|This biography from the Archives of AskART:|
|Born in Warren, Ohio in 1856, Kenyon Cox was considered one of the
finest draftsmen of his day. He did easel paintings, portraits,
and illustrations for books and magazines, but it was for mural
paintings that he became best known. The murals, classically
inspired, simple in composition and muted in color, were commissioned
for public and collegiate buildings in many parts of the country.
His mural installations, many of them done in his studio in Cornish,
New Hampshire, include venues at the Library of Congress, the Appellate
Court House in New York City, and the Essex County Court House in
Newark, New Jersey for which he used actress Ethel Barrymore as a model.|
a proponent of Classical Realism*, is also remembered for his scathing
written attacks on the New York Armory Show* of 1913, with its
introduction of modernist* art to America. He found the work
"heartrending and sickening" and Cubism* "nothing else than the total
destruction of the art of painting." (Colby)
Cox studied at
the McMicken School of Drawing and Design* in Cincinnati, Ohio, where he
became enamored with the vitality of the work of Mariano Fortuny, and
wanted to go to Paris to study with Fortuny followers. His
parents demurred, and sent him to Pennsylvania Academy of the Fine Arts*
in Philadelphia. Cox considered the Academy instruction stodgy,
and in 1877 he went to Paris.
The Fortuny circle had waned by
that time, and he decided to study with Carolus-Duran, whose vigorous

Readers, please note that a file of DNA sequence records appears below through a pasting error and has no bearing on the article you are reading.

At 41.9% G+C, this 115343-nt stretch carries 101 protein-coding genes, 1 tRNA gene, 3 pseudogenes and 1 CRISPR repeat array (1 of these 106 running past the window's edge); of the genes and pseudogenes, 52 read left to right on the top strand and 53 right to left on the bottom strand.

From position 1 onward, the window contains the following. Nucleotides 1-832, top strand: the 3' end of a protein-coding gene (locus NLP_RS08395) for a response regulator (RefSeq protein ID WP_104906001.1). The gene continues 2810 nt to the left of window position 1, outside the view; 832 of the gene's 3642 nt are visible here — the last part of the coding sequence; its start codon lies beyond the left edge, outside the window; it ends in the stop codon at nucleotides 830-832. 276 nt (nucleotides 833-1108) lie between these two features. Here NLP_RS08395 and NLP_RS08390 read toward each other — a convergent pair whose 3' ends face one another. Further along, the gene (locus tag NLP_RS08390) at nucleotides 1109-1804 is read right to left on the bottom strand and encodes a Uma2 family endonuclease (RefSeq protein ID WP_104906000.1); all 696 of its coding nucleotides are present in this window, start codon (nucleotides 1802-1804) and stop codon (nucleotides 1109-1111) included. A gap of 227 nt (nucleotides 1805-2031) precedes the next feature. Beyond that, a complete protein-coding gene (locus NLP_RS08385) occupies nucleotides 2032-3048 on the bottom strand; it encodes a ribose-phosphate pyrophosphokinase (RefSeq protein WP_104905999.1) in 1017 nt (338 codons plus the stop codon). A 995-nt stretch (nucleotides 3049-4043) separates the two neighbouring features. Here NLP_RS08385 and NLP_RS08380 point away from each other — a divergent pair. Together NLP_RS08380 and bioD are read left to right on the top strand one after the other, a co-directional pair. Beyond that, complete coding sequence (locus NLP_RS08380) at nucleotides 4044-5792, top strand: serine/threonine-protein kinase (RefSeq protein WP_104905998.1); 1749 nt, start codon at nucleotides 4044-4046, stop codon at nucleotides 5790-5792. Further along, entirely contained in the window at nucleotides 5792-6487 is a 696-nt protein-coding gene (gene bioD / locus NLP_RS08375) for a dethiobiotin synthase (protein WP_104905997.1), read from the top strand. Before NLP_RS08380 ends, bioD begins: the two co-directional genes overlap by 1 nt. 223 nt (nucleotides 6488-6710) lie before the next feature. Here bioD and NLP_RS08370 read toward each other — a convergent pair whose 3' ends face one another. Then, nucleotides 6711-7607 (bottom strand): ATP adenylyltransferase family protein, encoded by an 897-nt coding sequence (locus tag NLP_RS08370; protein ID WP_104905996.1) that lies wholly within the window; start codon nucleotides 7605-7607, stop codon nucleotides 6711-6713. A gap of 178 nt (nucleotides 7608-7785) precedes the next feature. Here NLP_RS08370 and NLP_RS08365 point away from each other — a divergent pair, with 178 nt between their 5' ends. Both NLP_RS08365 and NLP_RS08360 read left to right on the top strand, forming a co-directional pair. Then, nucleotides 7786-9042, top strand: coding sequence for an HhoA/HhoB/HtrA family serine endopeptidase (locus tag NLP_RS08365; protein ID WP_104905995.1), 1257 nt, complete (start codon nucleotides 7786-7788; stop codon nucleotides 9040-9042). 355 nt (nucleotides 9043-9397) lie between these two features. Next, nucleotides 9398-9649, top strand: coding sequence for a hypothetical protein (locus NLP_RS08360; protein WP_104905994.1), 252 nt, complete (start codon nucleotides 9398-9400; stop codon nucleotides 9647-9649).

style had attracted John Singer Sargent, among others. He took
courses with Alexandre Cabanel, and at the Ecole des Beaux-Arts*, he
chose to study with Jean-Leon Gerome, whose work, ironically, he had dismissed as
"artless" only two years before.
The World's Columbian
Exposition in Chicago* in 1893 finally provided Cox with an opportunity
to paint murals on a grand scale. It also gave impetus to a much
broader interest in murals for public spaces. From then until
1913, Cox created a series of monumental allegorical murals. He
was also a long-time teacher at the Art Students League* and the
National Academy of Design* and was an art critic, writing for the Nation and Scribner's.
He did much of his writing in Cornish*, New Hampshire where he and his
wife, Louise Howland Cox, were a part of the Art Colony.
Cox died in 1919 of tuberculosis.
Michael David Zellman, 300 Years of American Art
Virginia Reed Colby and James B. Atkinson, Footprints of the Past